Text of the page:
Coping with crisisThere have been many creative responses to the COVID-19 pandemic in the music world – from employing (distanced) theater with performance, to live interviews with the performers after a streamed performance, to hybrid productions of streaming with (small) live audiences. Friday night’s performance by the Ciompi Quartet, called “The Poortfolio Project” and part the Duke University Department of Music‘s Best of Biddle virtual series, explored yet another avenue. In the summer of 2020, the quartet commissioned four Duke graduate students to write “short works that could be practiced and recorded remotely by each member of the quartet.”

The virtual audience was welcomed by Caroline Stinson, who informed us that this project will be continued in summer 2021. (We found out from the program notes that the winners have already been chosen: Brooks Frederickson, Dayton Kinney, and Huijuan Ling.) If the result is as interesting and contrasting as these four works, the ongoing effort will be well worth it. Thanks to the composers, who generously provided their scores along with the Ciompi’s recording!

“Rotation Study” by James Budinich is a 4½-minute work which, according to the composer, was inspired by Danish composer Pelle Gudmundsen-Holmgreen (1932-2016). Budinich created “a proportional notation system where each system lasts 15 seconds – the four quartet members form a kind of kaleidoscopic pattern [with] each system, slowly shifting their notes in each line,” which lends an “indeterminant nature.”

Each member of the quartet employed a number of “extended” techniques, described in the score, and, using a stopwatch to stay together, the members had the freedom to decided exactly when to play the notes written within five-second units. The result was a series of isolated units, each separated by a short pause.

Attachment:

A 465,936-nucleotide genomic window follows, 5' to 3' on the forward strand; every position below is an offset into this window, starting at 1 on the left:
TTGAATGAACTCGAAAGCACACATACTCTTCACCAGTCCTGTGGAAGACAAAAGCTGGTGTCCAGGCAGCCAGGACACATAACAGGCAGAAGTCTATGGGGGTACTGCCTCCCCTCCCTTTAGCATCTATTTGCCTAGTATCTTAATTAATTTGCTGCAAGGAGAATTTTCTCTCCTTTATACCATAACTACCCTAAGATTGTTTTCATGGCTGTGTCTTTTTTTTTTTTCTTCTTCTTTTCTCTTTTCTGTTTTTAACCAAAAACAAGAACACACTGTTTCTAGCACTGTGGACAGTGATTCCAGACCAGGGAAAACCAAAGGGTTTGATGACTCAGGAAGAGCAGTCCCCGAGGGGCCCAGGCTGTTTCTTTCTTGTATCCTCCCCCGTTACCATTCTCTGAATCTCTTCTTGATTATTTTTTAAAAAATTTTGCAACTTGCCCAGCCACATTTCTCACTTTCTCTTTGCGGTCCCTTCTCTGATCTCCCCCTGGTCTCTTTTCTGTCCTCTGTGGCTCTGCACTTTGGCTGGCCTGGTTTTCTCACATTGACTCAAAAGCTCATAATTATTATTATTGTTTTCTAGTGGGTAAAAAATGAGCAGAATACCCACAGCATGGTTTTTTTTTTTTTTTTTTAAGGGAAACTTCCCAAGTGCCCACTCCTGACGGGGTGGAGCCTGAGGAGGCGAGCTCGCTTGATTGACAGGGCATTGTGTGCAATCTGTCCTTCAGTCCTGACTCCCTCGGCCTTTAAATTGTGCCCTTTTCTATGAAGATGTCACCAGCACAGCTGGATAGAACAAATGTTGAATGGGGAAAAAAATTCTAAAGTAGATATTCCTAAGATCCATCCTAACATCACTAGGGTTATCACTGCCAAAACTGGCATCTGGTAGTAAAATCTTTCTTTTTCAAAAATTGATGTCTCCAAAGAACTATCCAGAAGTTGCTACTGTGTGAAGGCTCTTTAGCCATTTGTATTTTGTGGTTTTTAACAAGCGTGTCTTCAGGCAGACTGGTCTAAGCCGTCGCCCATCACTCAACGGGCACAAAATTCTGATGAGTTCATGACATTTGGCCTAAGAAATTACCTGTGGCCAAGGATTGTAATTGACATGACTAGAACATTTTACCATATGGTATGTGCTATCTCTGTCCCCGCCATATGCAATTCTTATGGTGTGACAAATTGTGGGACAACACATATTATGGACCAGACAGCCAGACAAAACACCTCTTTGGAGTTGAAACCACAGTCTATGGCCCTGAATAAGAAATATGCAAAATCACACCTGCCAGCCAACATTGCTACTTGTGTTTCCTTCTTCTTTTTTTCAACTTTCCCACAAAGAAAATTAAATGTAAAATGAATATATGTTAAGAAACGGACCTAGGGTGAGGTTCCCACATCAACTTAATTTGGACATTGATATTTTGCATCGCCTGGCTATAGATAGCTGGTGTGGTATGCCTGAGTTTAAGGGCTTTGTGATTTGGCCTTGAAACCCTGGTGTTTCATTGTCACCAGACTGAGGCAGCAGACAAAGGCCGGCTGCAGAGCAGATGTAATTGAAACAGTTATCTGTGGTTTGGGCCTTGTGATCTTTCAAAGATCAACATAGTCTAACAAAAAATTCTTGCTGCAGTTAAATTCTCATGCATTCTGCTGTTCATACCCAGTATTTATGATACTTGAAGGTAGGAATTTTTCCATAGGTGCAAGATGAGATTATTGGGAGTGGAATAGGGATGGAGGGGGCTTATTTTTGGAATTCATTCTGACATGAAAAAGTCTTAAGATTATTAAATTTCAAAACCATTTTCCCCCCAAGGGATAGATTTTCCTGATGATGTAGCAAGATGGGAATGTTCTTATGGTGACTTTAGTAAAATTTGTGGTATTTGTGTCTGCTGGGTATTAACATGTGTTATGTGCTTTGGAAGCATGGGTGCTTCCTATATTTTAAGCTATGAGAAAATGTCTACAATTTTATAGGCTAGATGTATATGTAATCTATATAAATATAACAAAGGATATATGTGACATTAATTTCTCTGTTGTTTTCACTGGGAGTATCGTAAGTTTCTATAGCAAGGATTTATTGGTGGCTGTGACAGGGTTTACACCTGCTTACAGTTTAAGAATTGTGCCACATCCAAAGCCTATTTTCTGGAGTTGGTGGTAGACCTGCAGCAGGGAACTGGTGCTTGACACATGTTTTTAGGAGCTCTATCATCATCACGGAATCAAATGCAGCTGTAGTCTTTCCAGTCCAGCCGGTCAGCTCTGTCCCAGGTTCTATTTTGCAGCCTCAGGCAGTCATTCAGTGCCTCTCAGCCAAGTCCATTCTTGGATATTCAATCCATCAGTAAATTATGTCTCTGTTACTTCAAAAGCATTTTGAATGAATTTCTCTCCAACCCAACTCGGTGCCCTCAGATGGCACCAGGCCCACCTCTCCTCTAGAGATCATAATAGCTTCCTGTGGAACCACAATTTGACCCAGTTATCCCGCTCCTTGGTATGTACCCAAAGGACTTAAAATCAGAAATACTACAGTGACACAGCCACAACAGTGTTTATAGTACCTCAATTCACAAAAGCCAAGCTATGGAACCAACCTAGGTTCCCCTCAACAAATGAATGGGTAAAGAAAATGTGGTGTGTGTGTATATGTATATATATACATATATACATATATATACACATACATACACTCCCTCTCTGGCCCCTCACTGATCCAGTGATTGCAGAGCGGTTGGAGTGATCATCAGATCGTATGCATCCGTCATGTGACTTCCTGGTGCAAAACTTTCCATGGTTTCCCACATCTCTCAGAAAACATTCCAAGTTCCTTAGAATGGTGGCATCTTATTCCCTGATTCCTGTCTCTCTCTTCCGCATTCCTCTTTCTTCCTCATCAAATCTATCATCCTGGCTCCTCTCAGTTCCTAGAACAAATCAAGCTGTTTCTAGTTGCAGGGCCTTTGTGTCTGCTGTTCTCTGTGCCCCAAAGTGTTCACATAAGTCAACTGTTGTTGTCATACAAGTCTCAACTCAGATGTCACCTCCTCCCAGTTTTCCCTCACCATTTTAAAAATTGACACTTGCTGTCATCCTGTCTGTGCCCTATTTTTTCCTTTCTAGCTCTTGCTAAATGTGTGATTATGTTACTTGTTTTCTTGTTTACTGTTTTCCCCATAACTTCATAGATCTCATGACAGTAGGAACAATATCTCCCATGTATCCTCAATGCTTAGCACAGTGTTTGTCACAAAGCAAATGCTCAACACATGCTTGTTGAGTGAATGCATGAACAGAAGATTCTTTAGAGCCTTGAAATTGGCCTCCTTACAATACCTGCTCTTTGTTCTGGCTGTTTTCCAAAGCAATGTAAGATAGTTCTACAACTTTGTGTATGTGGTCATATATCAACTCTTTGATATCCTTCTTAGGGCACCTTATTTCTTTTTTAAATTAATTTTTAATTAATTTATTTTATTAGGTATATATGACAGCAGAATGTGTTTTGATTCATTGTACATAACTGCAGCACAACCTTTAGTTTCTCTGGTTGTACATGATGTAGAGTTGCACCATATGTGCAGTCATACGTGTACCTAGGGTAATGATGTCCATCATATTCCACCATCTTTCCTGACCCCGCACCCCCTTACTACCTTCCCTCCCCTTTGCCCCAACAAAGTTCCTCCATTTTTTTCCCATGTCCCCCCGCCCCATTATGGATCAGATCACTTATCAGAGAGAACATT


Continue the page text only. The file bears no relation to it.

Amazingly, there were some tonal references amid the pizzicatos, “ricocheting” bowings, drones and tremolos. The overall effect was both soothing and calming along with some nervousness. The composer stated that the commission allowed him to try some new ideas: “I wouldn’t have tried this notation system if I hadn’t had the pandemic to deal with….”

Ryan Harrison’s ”Disconnected,” according to the program notes, “alternates sections with traditional time signatures and sections without time signatures that are aleatoric (music that leaves one or more elements to chance).”

“The title… can be applied to several different lenses and can have more than one meaning,” Harrison said. “I composed the piece in distinct sections because I didn’t want a continuous stream of music that would be hard for musicians in different spaces to keep together…. The performer gets to choose the order and tempo of the patterns they play, so they aren’t required or expected to play together. The desired effect is that of a whirling cacophony, reminding one of a wind chime or a bird chorus. There’s a sense of predictability and unpredictability at the same time.”

Before the music began, verses from Psalm 102 were presented on the screen: this passage is about isolation and suffering. The performance of the music was accompanied by lovely pictures of birds, taken by Harrison, a wildlife photographer; and a copy of the score was available online.

The work begins with three of the players presenting different, melancholic solo lines in turn. This introduction ends with all four playing a chord. The “A” section utilizes motives from the intro and the cool melancholy remains. What follows (“B”) is a more animated “Cacophonous: Free Tempo” section of about a minute. Here is where the aleatoric aspect comes, and the resultant sound could be compared to early morning when birds awake and begin chirping, each with its own song.